Five Minutes With: Hip Priest (Big Splash Heat #4 Winners)
Following their win to get into the next round, Bob Gordon took 5 with the guys.
Photo creds: Rachael Barrett. Words by Bob Gordon.
Hip Priest on winning Heat #4 of The Big Splash: “It was fun! How we won? I don’t know, band competitions are finicky and subjective, so I guess we were just lucky that the judges on the night happened to dig us.”
The latest heat winners of the The Big Splash band competition note that ‘grand visions are poison’… but Hip Priest will probably spend the $10k prize money on their grand vision for a lo-fi video-game album… but if that fails, heaps of pizza and boxer shorts will do just fine.
Heat #5 of The Big Splash happens at Mojos this Thursday, July 21, with Figurehead, The Limbs, Lucy Peach and Crystal Moth (event details HERE).
Laurence Valentini describes Hip Priest’s live performances as “a calamitous racket,” but there’s been some thoughtful development of their lo-fi cacophony. Hip Priest’s drummer/vocalist/high priest has been writing under that moniker for some five years now, recording an album-and-a-half’s worth of material along the way, before deciding to open up and expand things a little by taking his ‘lo-fi, sad boy pop songs’ to the stage.
“I eventually moved into a house with Jimi (Rose: guitar/vocals) and Rob (Gross: bass), who I didn’t know at the time, and we all just sort of dug the same stuff. One thing led to another and we decided to try convert my recordings into a live band. Axel (Carrington: lead guitar) has always been a good bud of mine and my favourite guitarist in Perth, so asking him to join us and do cool guitar stuff was a given.
“When we first started jamming, we had a bunch of songs I had written/recorded. Those songs were written very quickly over a long period of time. In other words, if I liked the idea it would be recorded in a couple of hours but those ideas came very rarely. Nowadays we sort of half write songs as individuals and then re-work together. Collaborative writing is lots of fun and something most of us are new to.”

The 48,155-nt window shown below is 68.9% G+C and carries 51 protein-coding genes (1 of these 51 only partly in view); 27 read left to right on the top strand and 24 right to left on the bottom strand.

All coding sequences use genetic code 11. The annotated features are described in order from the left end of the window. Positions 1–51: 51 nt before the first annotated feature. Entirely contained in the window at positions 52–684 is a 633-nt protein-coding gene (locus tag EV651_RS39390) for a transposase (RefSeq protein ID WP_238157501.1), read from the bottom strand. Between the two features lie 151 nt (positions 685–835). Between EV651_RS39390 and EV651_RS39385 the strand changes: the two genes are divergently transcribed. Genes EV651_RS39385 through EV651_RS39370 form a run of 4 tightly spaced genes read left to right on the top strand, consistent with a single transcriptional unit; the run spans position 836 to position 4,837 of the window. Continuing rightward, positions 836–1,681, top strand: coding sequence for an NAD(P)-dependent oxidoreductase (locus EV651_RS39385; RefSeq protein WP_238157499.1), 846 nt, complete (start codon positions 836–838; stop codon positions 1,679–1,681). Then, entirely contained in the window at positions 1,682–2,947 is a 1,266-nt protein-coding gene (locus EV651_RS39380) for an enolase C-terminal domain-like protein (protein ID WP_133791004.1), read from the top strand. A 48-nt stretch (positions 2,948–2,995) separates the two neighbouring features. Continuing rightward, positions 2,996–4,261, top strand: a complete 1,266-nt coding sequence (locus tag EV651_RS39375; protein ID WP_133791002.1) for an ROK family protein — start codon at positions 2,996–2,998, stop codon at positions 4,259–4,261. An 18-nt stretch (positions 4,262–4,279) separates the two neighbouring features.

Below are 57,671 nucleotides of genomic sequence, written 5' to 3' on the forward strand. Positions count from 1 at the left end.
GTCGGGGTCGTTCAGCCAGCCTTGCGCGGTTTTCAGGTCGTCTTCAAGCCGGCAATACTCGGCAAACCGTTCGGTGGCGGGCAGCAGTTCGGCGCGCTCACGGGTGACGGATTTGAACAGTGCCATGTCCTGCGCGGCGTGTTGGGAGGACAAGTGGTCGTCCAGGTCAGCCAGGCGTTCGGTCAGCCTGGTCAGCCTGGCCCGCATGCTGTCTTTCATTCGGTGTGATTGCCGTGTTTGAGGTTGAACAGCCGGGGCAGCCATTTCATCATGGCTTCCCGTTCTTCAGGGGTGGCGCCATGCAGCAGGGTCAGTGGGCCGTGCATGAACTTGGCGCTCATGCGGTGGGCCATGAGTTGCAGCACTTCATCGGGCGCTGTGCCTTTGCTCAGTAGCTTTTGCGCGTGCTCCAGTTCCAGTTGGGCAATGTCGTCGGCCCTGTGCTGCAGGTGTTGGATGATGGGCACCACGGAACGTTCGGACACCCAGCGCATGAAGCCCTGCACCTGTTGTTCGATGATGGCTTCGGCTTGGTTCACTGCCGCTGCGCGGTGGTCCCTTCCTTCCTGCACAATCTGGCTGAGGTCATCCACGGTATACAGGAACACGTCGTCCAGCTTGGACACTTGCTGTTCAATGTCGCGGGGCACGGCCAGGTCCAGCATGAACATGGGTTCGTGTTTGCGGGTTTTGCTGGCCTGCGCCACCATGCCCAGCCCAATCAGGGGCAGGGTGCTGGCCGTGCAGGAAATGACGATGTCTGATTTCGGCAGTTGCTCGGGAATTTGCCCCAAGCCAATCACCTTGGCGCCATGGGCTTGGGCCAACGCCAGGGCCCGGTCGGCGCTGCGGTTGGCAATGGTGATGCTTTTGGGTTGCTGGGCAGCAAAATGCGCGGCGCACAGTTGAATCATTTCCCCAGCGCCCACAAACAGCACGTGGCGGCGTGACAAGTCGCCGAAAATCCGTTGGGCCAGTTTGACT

Beyond having a bunch of songs from which to bounce off, Valentini had no specific visions or plans for the newly formed band, the experience of making the music itself being first and foremost. “Grand visions are poison,” he notes. “Just write music because you enjoy it, or as a release. We have influences and some of those can plainly be heard in our music, but I feel like we have our own sound, or at the least a bastardised version of some band we didn’t know existed in the ‘90s.”
Some of those influences come from the likes of Cloud Nothings, Guided By Voices, Pavement, Built To Spill and WEEN, but a listen to Hip Priest’s debut album, Christmas Day At McDonald’s, (released in April, 2016, on USB) suggests that the band were merely born in the ‘90s, not still in them. They’ve been quite pleased with the reception to it.
“Yeah sure!” Valentini considers. “We didn’t really push the album too hard or anything we just wanted to get something out there. This considered, we’re super pleased.
Asked what aspects of Hip Priest were best showcased on the release, Valentini responds, “I guess the carelessness of the band. I’d like to think we’re a lo-fi band on and off the stage.” The album, did, however, provide the band’s career highlight thus far. “The time we sat out the back of my place and loaded and painted our USB albums with memes while eating pizza and drinking brew,” he says. Good times.
The future is calling, of course, and Hip Priest have plans for it. Unique plans at that.
“We’re going to have a launch for boxer shorts we’re making by the end of the year with a Eurobeat version of our Cold Meats song to go with,” Vincenti states. “We’re also going to be releasing our next album as a video game, which will hopefully see a late 2016 release but more than likely be an early 2017 release.
“Rob and I have currently been spending huge amounts of time prototyping the game functionally and trying to get better at animating and pixel art. So if anybody out there wants to help out with pixel art, hit us up!”
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